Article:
Holtzclaw Institute @ Hinds-Utica

A Humanities Initative at Hinds Community College, Utica.


Humanities Class

Humanities Class Explores Tuskegee Roots

This semester’s research trip in our Introduction to Humanities was centered around our visit to the Tuskegee archives. Students were able to explore the connections between Booker T. Washington and William H. Holtzclaw that we’ve discussed in class through a hands-on tour of the campus. Tuskegee archivist Dana Chandler and assistant director Cheryl Ferguson rooted students’ museum visits in the archival collection, with a moving presentation of the story of the Carver meteorite, along with a presentation on the importance of the archives in understanding the African American experience. While the students were touring Tuskegee sites, the Humanities faculty met with our counterparts at Tuskegee to discuss future partnerships.

See below for photo galleries from our trip!

Continue reading “Humanities Class Explores Tuskegee Roots”

Whitney Plantation Offers Glimpse of Slavery

In partnership with the Hinds-Utica leadership class, our humanities students had the opportunity to visit the Whitney Plantation in Wallace, LA. Students were able to learn quite a bit from the only plantation museum in Louisiana focused on the slave experience. Jeffery Fairley, a sophomore majoring in biology/pre-med summed up his experience this way:

Today, I and a few other students had the gracious opportunity to go to the Whitney Plantation in Wallace, Louisiana, and might I say… it was amazing. I have gone to this particular plantation over the summer, but this experience beats the summer’s experience hands down. Today, due to the lax time constraints, I was able to ask more questions, view the property better, and most importantly, digest the mean of this experience. Visiting this place became a heart wrenching experience for me due to the cruelty that took place on such beautiful grounds. Just knowing that I was walking on the land that my fellow brethren use to work in order to keep the masters pocket book happy, saddens me. Just walking through the tour forced me to become teary-eyed a few times, due to the overwhelming emotions that I was experience. The portion of the tour that truly hit home was the Name Wall, the wall were the slaves name were written in print for all to see and speculate forced me to realize that slavery was real and that it was so close to the place I call home. Seeing common names on the board that meant so much to me, like Aaron, Marie, and Baptiste. Knowing president day people who possessed these names deepened my understanding of the unoriginality that existed both today, and back then. I have always heard that there was nothing new under the sun, but that parable never had any effect on me until viewing those names on that wretched wall for all to see and marvel. The institution of slavery sickens me, and I am very thankful for the opportunity that students like me are able to fully understand and visit sites like this to cement the learning of this demeaning practice.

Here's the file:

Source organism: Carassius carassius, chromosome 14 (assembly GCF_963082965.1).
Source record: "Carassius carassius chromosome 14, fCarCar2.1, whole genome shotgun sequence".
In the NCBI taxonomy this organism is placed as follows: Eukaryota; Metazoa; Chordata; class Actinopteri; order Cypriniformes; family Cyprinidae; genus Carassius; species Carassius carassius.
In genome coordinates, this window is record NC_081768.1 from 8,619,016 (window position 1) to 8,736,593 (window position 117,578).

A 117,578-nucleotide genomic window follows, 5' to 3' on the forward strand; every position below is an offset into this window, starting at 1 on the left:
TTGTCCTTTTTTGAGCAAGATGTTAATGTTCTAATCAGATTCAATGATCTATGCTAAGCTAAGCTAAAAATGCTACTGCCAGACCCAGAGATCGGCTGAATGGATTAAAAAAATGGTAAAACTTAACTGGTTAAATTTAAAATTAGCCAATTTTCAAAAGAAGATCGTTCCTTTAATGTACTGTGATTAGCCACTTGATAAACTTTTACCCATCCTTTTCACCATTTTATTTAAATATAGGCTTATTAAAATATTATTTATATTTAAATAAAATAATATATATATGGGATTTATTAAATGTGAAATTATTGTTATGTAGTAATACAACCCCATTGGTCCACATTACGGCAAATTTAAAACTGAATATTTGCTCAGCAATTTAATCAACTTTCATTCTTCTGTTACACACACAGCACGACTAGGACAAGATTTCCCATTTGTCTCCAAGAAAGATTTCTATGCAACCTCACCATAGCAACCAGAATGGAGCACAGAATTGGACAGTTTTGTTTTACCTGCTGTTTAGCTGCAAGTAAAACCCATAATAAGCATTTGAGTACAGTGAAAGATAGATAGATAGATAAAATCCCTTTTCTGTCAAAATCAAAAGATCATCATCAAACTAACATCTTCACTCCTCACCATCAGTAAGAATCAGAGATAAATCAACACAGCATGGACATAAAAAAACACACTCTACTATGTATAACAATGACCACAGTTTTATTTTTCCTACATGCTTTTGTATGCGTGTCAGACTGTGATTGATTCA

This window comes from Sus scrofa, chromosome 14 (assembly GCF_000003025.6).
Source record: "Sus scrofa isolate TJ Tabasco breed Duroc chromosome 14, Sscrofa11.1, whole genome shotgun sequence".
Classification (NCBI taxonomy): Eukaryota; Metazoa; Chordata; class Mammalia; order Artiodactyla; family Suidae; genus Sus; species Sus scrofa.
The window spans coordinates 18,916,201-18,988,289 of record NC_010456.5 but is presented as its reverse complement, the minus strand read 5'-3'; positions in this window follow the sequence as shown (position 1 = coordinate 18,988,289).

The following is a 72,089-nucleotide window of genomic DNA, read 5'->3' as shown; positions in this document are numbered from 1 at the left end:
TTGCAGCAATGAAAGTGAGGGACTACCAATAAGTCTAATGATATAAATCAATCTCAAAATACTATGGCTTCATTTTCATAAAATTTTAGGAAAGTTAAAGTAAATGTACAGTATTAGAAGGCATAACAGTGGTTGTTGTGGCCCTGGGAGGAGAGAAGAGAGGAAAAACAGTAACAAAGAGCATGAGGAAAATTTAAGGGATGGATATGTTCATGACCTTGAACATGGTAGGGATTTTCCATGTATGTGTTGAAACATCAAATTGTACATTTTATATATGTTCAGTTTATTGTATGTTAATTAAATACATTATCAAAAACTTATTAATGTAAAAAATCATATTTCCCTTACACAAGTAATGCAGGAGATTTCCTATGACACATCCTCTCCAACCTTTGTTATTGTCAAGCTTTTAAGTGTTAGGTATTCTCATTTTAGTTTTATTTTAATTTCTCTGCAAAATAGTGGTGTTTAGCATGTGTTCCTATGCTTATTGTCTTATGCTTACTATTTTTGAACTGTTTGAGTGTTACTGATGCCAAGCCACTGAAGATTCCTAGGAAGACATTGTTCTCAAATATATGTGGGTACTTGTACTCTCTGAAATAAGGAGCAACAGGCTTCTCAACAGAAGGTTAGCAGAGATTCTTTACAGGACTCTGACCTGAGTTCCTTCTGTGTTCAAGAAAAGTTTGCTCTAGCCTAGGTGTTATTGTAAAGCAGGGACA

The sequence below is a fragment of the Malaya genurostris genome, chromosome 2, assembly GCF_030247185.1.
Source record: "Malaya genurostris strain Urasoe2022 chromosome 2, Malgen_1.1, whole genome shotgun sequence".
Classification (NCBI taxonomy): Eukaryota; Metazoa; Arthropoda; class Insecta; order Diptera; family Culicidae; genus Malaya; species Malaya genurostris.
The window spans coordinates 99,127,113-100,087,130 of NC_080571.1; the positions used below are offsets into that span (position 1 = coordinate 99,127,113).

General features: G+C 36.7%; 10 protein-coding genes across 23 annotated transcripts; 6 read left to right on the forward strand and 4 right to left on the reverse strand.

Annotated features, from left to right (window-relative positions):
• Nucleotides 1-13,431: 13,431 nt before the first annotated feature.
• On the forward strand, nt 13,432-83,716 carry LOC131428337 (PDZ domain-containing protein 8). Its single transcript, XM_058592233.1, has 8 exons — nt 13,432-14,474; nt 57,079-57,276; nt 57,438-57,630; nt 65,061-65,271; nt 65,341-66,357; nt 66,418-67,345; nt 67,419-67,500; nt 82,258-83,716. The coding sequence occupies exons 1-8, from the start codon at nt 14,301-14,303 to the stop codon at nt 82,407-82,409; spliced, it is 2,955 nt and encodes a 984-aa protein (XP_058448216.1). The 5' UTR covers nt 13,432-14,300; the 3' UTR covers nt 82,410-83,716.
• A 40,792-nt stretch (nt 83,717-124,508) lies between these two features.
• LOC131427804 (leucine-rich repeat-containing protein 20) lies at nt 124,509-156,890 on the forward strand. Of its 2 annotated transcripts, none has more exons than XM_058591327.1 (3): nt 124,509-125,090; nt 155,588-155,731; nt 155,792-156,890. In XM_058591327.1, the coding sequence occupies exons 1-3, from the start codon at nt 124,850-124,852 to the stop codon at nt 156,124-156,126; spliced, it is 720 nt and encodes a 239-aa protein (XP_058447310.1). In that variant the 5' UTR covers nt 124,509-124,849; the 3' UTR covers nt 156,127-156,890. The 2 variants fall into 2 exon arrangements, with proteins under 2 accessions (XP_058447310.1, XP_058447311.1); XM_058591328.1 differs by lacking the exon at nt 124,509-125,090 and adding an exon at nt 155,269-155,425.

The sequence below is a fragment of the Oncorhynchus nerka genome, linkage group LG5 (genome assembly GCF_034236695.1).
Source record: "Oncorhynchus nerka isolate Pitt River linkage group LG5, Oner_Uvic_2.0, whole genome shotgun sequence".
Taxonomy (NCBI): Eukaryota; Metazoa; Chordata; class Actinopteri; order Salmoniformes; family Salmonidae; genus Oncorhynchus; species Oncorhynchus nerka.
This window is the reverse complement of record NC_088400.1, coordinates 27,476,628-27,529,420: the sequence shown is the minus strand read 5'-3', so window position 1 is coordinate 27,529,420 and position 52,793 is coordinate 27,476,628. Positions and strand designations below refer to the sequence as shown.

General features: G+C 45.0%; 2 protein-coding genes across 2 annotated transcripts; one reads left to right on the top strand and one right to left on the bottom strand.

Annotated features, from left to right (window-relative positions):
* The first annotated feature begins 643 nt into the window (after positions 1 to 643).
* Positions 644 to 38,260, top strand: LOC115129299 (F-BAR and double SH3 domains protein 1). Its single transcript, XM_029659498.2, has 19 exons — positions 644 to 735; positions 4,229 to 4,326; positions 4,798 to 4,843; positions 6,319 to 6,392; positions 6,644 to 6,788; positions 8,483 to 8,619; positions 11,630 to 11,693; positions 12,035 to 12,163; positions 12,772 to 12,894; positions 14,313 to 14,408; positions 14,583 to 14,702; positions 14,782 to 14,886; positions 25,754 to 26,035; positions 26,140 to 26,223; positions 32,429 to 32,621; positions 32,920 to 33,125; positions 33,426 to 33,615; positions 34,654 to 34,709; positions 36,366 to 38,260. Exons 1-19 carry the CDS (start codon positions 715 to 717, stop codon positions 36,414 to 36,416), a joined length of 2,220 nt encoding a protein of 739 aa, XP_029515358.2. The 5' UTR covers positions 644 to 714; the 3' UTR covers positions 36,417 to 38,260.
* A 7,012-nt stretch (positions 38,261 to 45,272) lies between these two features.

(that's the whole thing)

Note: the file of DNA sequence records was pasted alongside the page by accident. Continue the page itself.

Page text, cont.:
Continue reading “Whitney Plantation Offers Glimpse of Slavery”

New Humanities Cohort

We’ve kicked off our next offering of Introduction to the Humanities with an excellent group of students. This term, we have students pursuing projects in a wide variety of areas related to Holtzclaw and his work. We have several teams investigating the history of basketball on the campus. They’re making plans to conduct oral history interviews with members of the Sports Hall of Fame who were at Utica in the 50s,60s, and 70s. We have a student who is working on publishing the historical tour app which was started last semester and another who is working on annotations for Black Man’s Burden.

Continue reading “New Humanities Cohort”

Celebrating the Legacy of the Black Press

One of the goals of our Introduction to the Humanities class is to provide students with a wide range of experiences related to our field. We were thrilled that Jackson State hosted a fantastic panel this week and we were able to take some of our students. Twelve students, along with Holtzclaw grant participants Jean Greene, Sharon Melton, and Kristi Melancon from MC attended the session.

Continue reading “Celebrating the Legacy of the Black Press”

Student Research Projects Underway

This semester, students in our Introduction to the Humanities course have each selected an undergraduate research project. Our goal with these projects is to familiarize students with critical research skills in the humanities, as well as allow them the opportunity to develop and present their research to a wider audience. Students will be presenting their findings at the end of the semester, along with an opportunity to present at the annual MC-Tougaloo Undergraduate Research Symposium in the Spring. We will also be using their research to support the ongoing research of the Holtzclaw Institute.

Continue reading “Student Research Projects Underway”

Blog at

Up ↑